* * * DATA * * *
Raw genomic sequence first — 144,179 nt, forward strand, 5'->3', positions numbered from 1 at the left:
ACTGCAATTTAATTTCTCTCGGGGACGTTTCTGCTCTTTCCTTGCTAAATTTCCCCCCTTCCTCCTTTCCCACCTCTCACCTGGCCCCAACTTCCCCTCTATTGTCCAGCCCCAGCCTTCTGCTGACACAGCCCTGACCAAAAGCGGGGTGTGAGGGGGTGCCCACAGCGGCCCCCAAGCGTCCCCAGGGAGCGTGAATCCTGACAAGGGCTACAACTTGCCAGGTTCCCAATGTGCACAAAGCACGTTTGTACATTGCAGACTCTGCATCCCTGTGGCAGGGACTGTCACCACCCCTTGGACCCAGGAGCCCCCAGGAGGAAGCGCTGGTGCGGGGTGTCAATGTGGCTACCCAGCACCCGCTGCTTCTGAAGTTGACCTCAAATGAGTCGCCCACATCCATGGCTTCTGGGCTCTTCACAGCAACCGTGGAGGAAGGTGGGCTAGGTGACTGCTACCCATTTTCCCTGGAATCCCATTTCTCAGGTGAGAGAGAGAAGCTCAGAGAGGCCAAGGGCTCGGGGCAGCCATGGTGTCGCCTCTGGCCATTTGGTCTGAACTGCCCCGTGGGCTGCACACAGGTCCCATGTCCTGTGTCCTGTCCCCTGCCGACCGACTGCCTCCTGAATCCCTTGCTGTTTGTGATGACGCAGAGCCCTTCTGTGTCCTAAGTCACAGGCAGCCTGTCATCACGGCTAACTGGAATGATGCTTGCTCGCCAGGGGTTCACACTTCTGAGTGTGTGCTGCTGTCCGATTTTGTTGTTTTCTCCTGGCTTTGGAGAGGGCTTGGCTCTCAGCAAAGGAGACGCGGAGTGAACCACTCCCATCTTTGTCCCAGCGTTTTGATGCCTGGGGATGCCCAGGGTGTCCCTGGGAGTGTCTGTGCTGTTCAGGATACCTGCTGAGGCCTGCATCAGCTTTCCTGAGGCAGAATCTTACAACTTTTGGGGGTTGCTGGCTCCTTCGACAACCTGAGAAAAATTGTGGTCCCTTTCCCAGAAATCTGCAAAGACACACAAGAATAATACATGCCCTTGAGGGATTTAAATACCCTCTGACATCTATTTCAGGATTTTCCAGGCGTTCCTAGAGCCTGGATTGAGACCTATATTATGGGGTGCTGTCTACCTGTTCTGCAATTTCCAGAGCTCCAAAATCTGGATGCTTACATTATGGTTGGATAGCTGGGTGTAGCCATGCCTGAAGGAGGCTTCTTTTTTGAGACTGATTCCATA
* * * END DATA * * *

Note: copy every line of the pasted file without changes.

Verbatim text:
Raw genomic sequence first — 144,179 nt, forward strand, 5'->3', positions numbered from 1 at the left:
ACTGCAATTTAATTTCTCTCGGGGACGTTTCTGCTCTTTCCTTGCTAAATTTCCCCCCTTCCTCCTTTCCCACCTCTCACCTGGCCCCAACTTCCCCTCTATTGTCCAGCCCCAGCCTTCTGCTGACACAGCCCTGACCAAAAGCGGGGTGTGAGGGGGTGCCCACAGCGGCCCCCAAGCGTCCCCAGGGAGCGTGAATCCTGACAAGGGCTACAACTTGCCAGGTTCCCAATGTGCACAAAGCACGTTTGTACATTGCAGACTCTGCATCCCTGTGGCAGGGACTGTCACCACCCCTTGGACCCAGGAGCCCCCAGGAGGAAGCGCTGGTGCGGGGTGTCAATGTGGCTACCCAGCACCCGCTGCTTCTGAAGTTGACCTCAAATGAGTCGCCCACATCCATGGCTTCTGGGCTCTTCACAGCAACCGTGGAGGAAGGTGGGCTAGGTGACTGCTACCCATTTTCCCTGGAATCCCATTTCTCAGGTGAGAGAGAGAAGCTCAGAGAGGCCAAGGGCTCGGGGCAGCCATGGTGTCGCCTCTGGCCATTTGGTCTGAACTGCCCCGTGGGCTGCACACAGGTCCCATGTCCTGTGTCCTGTCCCCTGCCGACCGACTGCCTCCTGAATCCCTTGCTGTTTGTGATGACGCAGAGCCCTTCTGTGTCCTAAGTCACAGGCAGCCTGTCATCACGGCTAACTGGAATGATGCTTGCTCGCCAGGGGTTCACACTTCTGAGTGTGTGCTGCTGTCCGATTTTGTTGTTTTCTCCTGGCTTTGGAGAGGGCTTGGCTCTCAGCAAAGGAGACGCGGAGTGAACCACTCCCATCTTTGTCCCAGCGTTTTGATGCCTGGGGATGCCCAGGGTGTCCCTGGGAGTGTCTGTGCTGTTCAGGATACCTGCTGAGGCCTGCATCAGCTTTCCTGAGGCAGAATCTTACAACTTTTGGGGGTTGCTGGCTCCTTCGACAACCTGAGAAAAATTGTGGTCCCTTTCCCAGAAATCTGCAAAGACACACAAGAATAATACATGCCCTTGAGGGATTTAAATACCCTCTGACATCTATTTCAGGATTTTCCAGGCGTTCCTAGAGCCTGGATTGAGACCTATATTATGGGGTGCTGTCTACCTGTTCTGCAATTTCCAGAGCTCCAAAATCTGGATGCTTACATTATGGTTGGATAGCTGGGTGTAGCCATGCCTGAAGGAGGCTTCTTTTTTGAGACTGATTCCATA